Jim was in the office asking questions, ” Are you kidding me?”
“Nope, how long have I known you Jim? If your new job promotion includes traveling abroad you need to get some vaccines. I suggest you start now, even before you know your assignments.”
“That’s crazy, why would I get my vaccines before I know exactly where I will be assigned to go? Shouldn’t I wait and see where I go?”
I knew what he was thinking. I’d heard it before. Truth is, it’s a rather good idea to start vaccines before you know where you will be going. Many adults are surprised to learn their children are far better protected with immunizations than they are.
“Most business travelers leave quickly, often with less than 2 weeks notice. You hear a rumor that you may be headed to Sao Paulo, Brazil… but your boss is not sure. You wait. Finally the OK comes and the corporate travel office sends you the tickets a week before departure.
Oops, now there is not enough time to get the vaccines you might need. You see, most vaccines take about 2-4 weeks to become fully protective. This is where the travel department is out of synch with modern medical practice.”
Like most of the business travelers I see, Jim asked for a few minutes to think things over.
When should international business travelers get their vaccines?
This where Jim had it right. He is following the CDC guidelines by visiting me, his travel medicine specialist, at least 4-6 weeks in advance.
This recommendation allows you to receive the proper immunizations and be fully protected before you leave. If you know you will be traveling somewhere, but the plans are not finalized yet you can at least get the basic shots, and then add any destination specific travel vaccines as needed.
If you go to your travel doctor with less than 4 weeks prior to travel, you can still get caught up on your adult vaccines at your visit and discuss strategies for prevention of illness. However, this does leave you in the precarious position of not being as well protected, as you would be if you visited 4 weeks or more prior to departure.
Many people are not aware that you are likely to need a few booster shots since it takes up to 6 months to complete both of the hepatitis series.
Which vaccines do business travelers really need?
You will need to check with your doctor about recommendations specific to you. Most adults are a little behind on their routine immunizations.
You may need any or all of the following common adult vaccines:
- Tdap has protection for both tetanus and whooping cough.
- Pneumonia is recommended for people who smoke, are over age 65, or have other medical conditions such as diabetes and asthma.
- MMR, many adults need a booster. With all the terrible outbreaks in Europe, it would be wise to be protected.
- Flu, this annual scourge ruins more trips than any other preventable infection.
- Hepatitis B, recommend for people with diabetes, for frequent travelers and people with more than one sexual partner per year.
- Hepatitis A, recommended for almost all travelers.
All of the above vaccines are routine vaccines nowadays for children living in the USA; they just weren’t available when you were growing up.
If you know you are traveling to a resource poor area, even if you are staying at a Western-style hotel, you should consider adding the Typhoid vaccine.
There are other vaccines for specific destinations under specific conditions such as Japanese encephalitis, meningitis, rabies, etc. It’s best to discuss these with a travel medicine specialist before choosing them.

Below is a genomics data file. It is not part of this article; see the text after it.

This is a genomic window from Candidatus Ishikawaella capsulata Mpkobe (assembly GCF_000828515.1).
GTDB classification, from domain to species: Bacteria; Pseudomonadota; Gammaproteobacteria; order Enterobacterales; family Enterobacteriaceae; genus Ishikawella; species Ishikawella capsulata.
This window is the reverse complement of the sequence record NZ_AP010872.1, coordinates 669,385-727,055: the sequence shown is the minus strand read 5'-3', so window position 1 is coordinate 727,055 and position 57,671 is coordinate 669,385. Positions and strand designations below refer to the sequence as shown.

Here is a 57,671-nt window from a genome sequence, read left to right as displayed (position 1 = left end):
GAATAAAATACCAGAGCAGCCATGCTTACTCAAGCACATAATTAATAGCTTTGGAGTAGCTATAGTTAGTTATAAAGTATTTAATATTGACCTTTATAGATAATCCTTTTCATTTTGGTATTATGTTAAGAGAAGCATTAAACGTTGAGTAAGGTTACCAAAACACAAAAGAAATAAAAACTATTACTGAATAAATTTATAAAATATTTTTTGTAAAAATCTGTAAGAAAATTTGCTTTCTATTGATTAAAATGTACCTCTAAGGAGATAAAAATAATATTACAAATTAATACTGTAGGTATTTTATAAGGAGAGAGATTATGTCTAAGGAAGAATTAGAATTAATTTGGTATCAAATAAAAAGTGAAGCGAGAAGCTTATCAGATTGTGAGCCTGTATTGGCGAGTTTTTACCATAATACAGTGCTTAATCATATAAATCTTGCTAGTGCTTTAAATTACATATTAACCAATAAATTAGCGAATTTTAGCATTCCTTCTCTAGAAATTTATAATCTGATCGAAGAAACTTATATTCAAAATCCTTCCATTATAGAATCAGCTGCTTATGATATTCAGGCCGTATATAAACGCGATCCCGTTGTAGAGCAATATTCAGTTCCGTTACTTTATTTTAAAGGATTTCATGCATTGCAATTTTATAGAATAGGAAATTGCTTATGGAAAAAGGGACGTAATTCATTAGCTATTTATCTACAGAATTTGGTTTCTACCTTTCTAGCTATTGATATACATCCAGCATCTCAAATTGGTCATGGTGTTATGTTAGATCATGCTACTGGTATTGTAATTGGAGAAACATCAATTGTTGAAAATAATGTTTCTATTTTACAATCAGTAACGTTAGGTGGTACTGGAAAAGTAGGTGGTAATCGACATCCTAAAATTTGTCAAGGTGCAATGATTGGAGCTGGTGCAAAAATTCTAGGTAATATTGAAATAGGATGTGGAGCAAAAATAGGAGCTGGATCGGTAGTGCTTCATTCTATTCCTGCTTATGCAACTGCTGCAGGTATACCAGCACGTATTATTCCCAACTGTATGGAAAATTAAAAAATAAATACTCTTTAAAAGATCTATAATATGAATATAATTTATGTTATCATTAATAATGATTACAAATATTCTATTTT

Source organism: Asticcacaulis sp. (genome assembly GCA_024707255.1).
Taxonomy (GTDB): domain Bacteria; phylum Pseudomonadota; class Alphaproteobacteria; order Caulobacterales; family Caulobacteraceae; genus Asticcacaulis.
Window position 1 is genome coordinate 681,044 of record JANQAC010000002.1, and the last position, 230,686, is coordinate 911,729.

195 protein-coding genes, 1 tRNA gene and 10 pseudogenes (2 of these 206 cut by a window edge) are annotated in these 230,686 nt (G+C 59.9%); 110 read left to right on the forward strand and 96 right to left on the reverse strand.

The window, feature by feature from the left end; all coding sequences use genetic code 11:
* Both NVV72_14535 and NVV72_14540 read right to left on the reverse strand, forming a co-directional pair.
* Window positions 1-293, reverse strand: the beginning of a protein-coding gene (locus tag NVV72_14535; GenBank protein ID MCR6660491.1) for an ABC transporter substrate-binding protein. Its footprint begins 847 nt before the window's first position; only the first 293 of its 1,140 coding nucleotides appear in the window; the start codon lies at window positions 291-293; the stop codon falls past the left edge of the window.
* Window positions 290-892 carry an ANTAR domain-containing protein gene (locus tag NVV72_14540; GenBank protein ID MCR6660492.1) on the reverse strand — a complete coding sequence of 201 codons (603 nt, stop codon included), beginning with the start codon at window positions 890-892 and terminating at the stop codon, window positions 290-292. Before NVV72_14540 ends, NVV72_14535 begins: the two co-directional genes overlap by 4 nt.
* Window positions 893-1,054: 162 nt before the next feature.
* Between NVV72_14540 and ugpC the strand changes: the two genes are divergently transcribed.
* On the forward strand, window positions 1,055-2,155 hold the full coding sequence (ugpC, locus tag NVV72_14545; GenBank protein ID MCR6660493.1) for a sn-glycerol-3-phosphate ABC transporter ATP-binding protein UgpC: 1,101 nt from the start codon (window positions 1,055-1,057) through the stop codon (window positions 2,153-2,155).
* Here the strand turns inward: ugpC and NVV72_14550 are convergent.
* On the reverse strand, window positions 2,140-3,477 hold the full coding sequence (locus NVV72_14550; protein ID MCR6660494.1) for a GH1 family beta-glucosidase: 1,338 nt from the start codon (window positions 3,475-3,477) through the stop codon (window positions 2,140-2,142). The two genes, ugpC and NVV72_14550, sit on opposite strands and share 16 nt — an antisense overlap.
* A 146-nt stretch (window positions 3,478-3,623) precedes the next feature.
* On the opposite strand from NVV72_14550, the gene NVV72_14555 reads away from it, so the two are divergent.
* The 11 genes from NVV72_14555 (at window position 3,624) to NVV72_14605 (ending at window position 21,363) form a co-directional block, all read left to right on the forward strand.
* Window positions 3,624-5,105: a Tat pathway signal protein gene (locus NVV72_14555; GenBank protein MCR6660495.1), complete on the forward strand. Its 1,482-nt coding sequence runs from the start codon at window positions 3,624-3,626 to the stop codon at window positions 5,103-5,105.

What are the bare minimum vaccines needed?
The bare minimum vaccines recommended by the CDC are listed above. Since everyone has different underlying health problems, you should check with your own health care practitioner for advice specific to you.
Can travelers accidentally transmit diseases to your family?
Yes, and this is probably the most compelling reason to get protected with vaccines. Often you become contagious 2 days prior to coming down with symptoms. So, not only will you be sick if you bring home these common ailments, but you will transmit them to your loved ones too. You will feel terrible if you spread these diseases to a friend or relative. Fortunately, your vaccinations will not make your healthy family members sick.
What about last minute change in plans?
Travel is fraught with unplanned changes. A sudden change in destination should be discussed with your doctor since you may need more preventative care. The vaccines listed above are routine adult vaccines, ones you need anyway, so you don’t need to worry if your plans are cancelled. As a bonus, you are protected for future trips.
Crazy as it seems, getting vaccinated prior to knowing where you will be traveling is a good idea.
In fact, this is exactly what the military does for their troops. They provide a backbone of basic vaccines for everyone who is likely to be deployed. Each division then gets specific shots depending upon the area of the world where they may be assigned and their specific duties there. This way, the lack of medical protection does not need to factor into the strategic goals of the unit.
Use military tactics to prepare your workforce
Many human resources departments are adopting this strategy too. This works well since most adults are behind on their standard vaccines–this gives an opportunity to catch up. Additionally, having the Hepatitis A & B vaccines along with the typhoid vaccine makes you worldwide ready and ready to deploy on short notice for most destinations.
Jim decided to get started catching up on his vaccines. With about one week notice he was sent to Shanghai and Beijing. He felt confident he was protected as he headed out to meet new business associates. I am looking forward to hear how things are going when he comes back in for his hepatitis booster shots.
Share your thoughts in the comments below. How do you choose vaccines for business travel? Are you current with your adult vaccines?